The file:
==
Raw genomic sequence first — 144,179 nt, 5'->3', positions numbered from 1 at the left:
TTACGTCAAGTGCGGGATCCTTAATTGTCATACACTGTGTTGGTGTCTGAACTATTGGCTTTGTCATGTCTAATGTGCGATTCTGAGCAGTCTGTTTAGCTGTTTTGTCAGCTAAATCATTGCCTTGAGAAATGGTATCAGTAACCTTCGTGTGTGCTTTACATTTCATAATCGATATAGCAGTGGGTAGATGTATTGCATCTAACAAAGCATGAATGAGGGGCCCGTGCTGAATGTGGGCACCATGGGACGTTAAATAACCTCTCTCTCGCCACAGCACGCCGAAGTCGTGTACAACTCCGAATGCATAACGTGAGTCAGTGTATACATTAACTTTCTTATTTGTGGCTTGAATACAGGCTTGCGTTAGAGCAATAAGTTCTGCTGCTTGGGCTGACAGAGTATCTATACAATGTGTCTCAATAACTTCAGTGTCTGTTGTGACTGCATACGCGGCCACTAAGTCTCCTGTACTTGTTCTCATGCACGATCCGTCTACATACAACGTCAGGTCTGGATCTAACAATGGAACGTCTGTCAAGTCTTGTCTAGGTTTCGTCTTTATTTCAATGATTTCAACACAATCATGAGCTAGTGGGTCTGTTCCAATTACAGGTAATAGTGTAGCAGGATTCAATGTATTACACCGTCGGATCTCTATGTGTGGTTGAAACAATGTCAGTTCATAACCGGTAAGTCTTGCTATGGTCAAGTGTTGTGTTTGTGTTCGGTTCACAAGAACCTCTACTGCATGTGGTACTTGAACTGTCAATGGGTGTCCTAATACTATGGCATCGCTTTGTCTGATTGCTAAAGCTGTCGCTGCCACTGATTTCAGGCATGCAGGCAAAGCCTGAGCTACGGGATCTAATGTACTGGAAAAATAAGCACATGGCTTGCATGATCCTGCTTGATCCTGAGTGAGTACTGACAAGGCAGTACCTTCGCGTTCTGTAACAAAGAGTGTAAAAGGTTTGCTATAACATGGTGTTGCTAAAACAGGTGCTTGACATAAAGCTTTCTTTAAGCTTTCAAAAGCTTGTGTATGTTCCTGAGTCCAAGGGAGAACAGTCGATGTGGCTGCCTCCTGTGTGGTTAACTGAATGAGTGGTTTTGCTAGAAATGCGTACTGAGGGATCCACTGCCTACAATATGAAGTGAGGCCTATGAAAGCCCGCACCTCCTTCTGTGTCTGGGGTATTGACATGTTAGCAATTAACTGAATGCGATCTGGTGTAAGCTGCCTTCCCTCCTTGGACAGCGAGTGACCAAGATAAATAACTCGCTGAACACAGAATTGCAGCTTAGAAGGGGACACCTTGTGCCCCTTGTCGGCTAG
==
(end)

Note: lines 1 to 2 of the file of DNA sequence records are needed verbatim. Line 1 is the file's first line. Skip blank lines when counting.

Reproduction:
Raw genomic sequence first — 144,179 nt, 5'->3', positions numbered from 1 at the left:
TTACGTCAAGTGCGGGATCCTTAATTGTCATACACTGTGTTGGTGTCTGAACTATTGGCTTTGTCATGTCTAATGTGCGATTCTGAGCAGTCTGTTTAGCTGTTTTGTCAGCTAAATCATTGCCTTGAGAAATGGTATCAGTAACCTTCGTGTGTGCTTTACATTTCATAATCGATATAGCAGTGGGTAGATGTATTGCATCTAACAAAGCATGAATGAGGGGCCCGTGCTGAATGTGGGCACCATGGGACGTTAAATAACCTCTCTCTCGCCACAGCACGCCGAAGTCGTGTACAACTCCGAATGCATAACGTGAGTCAGTGTATACATTAACTTTCTTATTTGTGGCTTGAATACAGGCTTGCGTTAGAGCAATAAGTTCTGCTGCTTGGGCTGACAGAGTATCTATACAATGTGTCTCAATAACTTCAGTGTCTGTTGTGACTGCATACGCGGCCACTAAGTCTCCTGTACTTGTTCTCATGCACGATCCGTCTACATACAACGTCAGGTCTGGATCTAACAATGGAACGTCTGTCAAGTCTTGTCTAGGTTTCGTCTTTATTTCAATGATTTCAACACAATCATGAGCTAGTGGGTCTGTTCCAATTACAGGTAATAGTGTAGCAGGATTCAATGTATTACACCGTCGGATCTCTATGTGTGGTTGAAACAATGTCAGTTCATAACCGGTAAGTCTTGCTATGGTCAAGTGTTGTGTTTGTGTTCGGTTCACAAGAACCTCTACTGCATGTGGTACTTGAACTGTCAATGGGTGTCCTAATACTATGGCATCGCTTTGTCTGATTGCTAAAGCTGTCGCTGCCACTGATTTCAGGCATGCAGGCAAAGCCTGAGCTACGGGATCTAATGTACTGGAAAAATAAGCACATGGCTTGCATGATCCTGCTTGATCCTGAGTGAGTACTGACAAGGCAGTACCTTCGCGTTCTGTAACAAAGAGTGTAAAAGGTTTGCTATAACATGGTGTTGCTAAAACAGGTGCTTGACATAAAGCTTTCTTTAAGCTTTCAAAAGCTTGTGTATGTTCCTGAGTCCAAGGGAGAACAGTCGATGTGGCTGCCTCCTGTGTGGTTAACTGAATGAGTGGTTTTGCTAGAAATGCGTACTGAGGGATCCACTGCCTACAATATGAAGTGAGGCCTATGAAAGCCCGCACCTCCTTCTGTGTCTGGGGTATTGACATGTTAGCAATTAACTGAATGCGATCTGGTGTAAGCTGCCTTCCCTCCTTGGACAGCGAGTGACCAAGATAAATAACTCGCTGAACACAGAATTGCAGCTTAGAAGGGGACACCTTGTGCCCCTTGTCGGCTAG